- We are not a well-known publisher in 2019, and scientists may still prefer more well-known journals.
- We are not yet indexed on PubMed, Web of Science etc. and we do not have an ISSN. This is only possible after publishing a full issue with 25 peer-reviewed articles.
- There will be ads on the homepage (but other publishers like Nature, Science, and Cell also have ads on their sites – they just do not share the revenue with the scientists)
Submit your manuscript or layman summary
The Fair Journal accepts two different types of submissions:
- A full research manuscript (will undergo normal peer review)
- A layman summary of already published work (must be from one or more of the original authors)
Given that submission of a full research manuscript may be too risky at the moment, we hope that researchers will at least see the 2nd type of submission as a good opportunity to spread their research findings to more people.
The two types of submissions have different payment levels. For a full research paper authors will receive 55% of the revenue. For a layman summary of an article published elsewhere, authors will receive 25% of the revenue. For both submission types the revenue coming from the cartoon will of course also be counted.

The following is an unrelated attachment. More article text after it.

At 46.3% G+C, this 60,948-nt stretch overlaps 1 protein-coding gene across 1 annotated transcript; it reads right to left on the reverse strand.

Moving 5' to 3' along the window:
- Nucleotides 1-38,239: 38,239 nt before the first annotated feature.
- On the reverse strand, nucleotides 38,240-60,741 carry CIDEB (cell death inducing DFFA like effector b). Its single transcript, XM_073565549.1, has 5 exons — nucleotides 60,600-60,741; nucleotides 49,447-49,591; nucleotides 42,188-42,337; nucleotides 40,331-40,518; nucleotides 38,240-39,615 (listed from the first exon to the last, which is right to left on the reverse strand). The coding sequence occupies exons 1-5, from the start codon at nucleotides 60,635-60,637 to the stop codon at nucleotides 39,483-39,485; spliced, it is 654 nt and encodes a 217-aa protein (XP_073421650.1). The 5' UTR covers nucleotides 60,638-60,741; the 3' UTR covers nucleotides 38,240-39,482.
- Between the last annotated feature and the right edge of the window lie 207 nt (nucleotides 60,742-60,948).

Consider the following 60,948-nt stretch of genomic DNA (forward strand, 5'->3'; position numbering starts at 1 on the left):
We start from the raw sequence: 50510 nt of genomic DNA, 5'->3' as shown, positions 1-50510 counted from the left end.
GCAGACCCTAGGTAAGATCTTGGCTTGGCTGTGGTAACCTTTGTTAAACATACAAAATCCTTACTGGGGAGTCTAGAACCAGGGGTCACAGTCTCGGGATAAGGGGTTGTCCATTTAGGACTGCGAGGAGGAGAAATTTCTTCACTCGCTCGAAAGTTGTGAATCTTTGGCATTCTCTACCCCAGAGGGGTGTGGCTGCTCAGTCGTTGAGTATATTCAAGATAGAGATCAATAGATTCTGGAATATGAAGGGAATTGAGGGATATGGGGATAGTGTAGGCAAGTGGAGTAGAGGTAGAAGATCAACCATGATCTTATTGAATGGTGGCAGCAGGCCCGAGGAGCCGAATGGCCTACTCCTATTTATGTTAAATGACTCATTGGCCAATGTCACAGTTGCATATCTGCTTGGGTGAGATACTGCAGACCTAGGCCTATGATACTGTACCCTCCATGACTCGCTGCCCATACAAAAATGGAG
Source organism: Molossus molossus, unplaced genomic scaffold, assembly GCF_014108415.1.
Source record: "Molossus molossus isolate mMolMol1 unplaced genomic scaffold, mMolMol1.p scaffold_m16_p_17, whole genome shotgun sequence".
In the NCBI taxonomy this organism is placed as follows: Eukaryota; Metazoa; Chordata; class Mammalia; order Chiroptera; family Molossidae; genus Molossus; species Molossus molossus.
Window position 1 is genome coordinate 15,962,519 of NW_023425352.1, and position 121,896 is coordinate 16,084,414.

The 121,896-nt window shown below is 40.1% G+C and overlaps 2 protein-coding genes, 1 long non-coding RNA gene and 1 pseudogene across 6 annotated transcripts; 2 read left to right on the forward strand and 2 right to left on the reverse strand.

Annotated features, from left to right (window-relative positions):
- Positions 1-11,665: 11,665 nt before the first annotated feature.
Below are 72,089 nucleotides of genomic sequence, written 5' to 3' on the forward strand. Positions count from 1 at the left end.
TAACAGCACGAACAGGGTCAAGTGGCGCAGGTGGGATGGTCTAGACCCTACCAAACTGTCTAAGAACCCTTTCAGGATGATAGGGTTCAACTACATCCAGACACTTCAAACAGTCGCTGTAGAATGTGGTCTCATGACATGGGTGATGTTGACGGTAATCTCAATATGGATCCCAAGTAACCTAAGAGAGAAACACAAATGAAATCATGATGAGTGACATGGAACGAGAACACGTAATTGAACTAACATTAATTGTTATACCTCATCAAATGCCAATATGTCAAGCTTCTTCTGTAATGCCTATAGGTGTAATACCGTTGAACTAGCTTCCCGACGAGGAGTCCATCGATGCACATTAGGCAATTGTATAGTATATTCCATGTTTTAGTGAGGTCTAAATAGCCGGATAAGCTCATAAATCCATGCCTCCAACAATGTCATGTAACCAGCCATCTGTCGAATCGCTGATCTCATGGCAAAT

Currently there are three ways that an article/layman summary will enable cartoon production:
- Unbiased way: Automatic when the article/summary has earned 100$ (1/3 of current average production costs for a cartoon)
- Biased way: Articles/summaries that we really love!
- Paid way: You pay 300$ (current average production costs for a cartoon). If you do this you will get 55% of the revenue instead of 25% when you submit a layman summary.
Risks and Challenges
The biggest challenge for the Fair Journal is to get scientists to trust the journal and start submitting their articles. However, since we are aiming at both 1) getting scientists paid fairly, and 2) sharing the scientific knowledge with adults and kids, we would still be able to publish cartoons and easy-to-understand summaries of articles published elsewhere. The only problem with this is that we would not be able to re-publish figures from the original articles, as they would belong to the journal that originally published the work. But to circumvent this, we can still ask the authors for an alternative version of a figure, or make a new one to illustrate the findings.
Please give us your feedback
As we are just starting up here in 2019, we would be happy to hear your feedback on the concept. So please post your comment below, or get in touch on https://thefairjournal.com/contact/